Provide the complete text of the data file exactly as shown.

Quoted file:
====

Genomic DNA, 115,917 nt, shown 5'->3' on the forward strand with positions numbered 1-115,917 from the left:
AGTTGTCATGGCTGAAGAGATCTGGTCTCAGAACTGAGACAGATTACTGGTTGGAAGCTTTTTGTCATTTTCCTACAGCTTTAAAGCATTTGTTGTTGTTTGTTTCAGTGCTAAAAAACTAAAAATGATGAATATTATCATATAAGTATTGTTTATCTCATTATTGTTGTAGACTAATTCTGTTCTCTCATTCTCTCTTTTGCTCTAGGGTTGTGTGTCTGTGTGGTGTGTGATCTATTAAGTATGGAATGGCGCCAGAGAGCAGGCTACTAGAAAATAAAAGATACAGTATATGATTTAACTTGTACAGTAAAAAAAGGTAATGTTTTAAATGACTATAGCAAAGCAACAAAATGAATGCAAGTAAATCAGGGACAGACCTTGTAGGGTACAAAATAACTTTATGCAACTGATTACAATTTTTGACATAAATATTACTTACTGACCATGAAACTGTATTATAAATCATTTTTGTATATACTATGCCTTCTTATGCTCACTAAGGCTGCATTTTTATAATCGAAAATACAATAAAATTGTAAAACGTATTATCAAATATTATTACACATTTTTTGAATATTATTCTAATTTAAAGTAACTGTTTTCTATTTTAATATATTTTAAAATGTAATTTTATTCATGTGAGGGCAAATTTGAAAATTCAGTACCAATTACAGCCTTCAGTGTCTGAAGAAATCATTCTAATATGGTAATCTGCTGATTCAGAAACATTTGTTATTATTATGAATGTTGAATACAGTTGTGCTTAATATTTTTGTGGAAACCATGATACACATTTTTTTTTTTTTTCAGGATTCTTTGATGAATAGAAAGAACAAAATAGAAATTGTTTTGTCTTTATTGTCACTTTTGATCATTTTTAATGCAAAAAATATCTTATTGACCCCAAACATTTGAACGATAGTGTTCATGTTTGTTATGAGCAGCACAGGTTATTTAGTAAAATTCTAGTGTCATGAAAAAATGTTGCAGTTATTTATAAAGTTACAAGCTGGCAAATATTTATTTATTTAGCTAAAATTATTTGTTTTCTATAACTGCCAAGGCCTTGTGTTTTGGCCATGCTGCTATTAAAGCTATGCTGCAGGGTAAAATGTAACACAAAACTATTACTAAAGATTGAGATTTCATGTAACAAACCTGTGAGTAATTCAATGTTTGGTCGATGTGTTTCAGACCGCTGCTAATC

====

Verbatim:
Genomic DNA, 115,917 nt, shown 5'->3' on the forward strand with positions numbered 1-115,917 from the left:
AGTTGTCATGGCTGAAGAGATCTGGTCTCAGAACTGAGACAGATTACTGGTTGGAAGCTTTTTGTCATTTTCCTACAGCTTTAAAGCATTTGTTGTTGTTTGTTTCAGTGCTAAAAAACTAAAAATGATGAATATTATCATATAAGTATTGTTTATCTCATTATTGTTGTAGACTAATTCTGTTCTCTCATTCTCTCTTTTGCTCTAGGGTTGTGTGTCTGTGTGGTGTGTGATCTATTAAGTATGGAATGGCGCCAGAGAGCAGGCTACTAGAAAATAAAAGATACAGTATATGATTTAACTTGTACAGTAAAAAAAGGTAATGTTTTAAATGACTATAGCAAAGCAACAAAATGAATGCAAGTAAATCAGGGACAGACCTTGTAGGGTACAAAATAACTTTATGCAACTGATTACAATTTTTGACATAAATATTACTTACTGACCATGAAACTGTATTATAAATCATTTTTGTATATACTATGCCTTCTTATGCTCACTAAGGCTGCATTTTTATAATCGAAAATACAATAAAATTGTAAAACGTATTATCAAATATTATTACACATTTTTTGAATATTATTCTAATTTAAAGTAACTGTTTTCTATTTTAATATATTTTAAAATGTAATTTTATTCATGTGAGGGCAAATTTGAAAATTCAGTACCAATTACAGCCTTCAGTGTCTGAAGAAATCATTCTAATATGGTAATCTGCTGATTCAGAAACATTTGTTATTATTATGAATGTTGAATACAGTTGTGCTTAATATTTTTGTGGAAACCATGATACACATTTTTTTTTTTTTTCAGGATTCTTTGATGAATAGAAAGAACAAAATAGAAATTGTTTTGTCTTTATTGTCACTTTTGATCATTTTTAATGCAAAAAATATCTTATTGACCCCAAACATTTGAACGATAGTGTTCATGTTTGTTATGAGCAGCACAGGTTATTTAGTAAAATTCTAGTGTCATGAAAAAATGTTGCAGTTATTTATAAAGTTACAAGCTGGCAAATATTTATTTATTTAGCTAAAATTATTTGTTTTCTATAACTGCCAAGGCCTTGTGTTTTGGCCATGCTGCTATTAAAGCTATGCTGCAGGGTAAAATGTAACACAAAACTATTACTAAAGATTGAGATTTCATGTAACAAACCTGTGAGTAATTCAATGTTTGGTCGATGTGTTTCAGACCGCTGCTAATC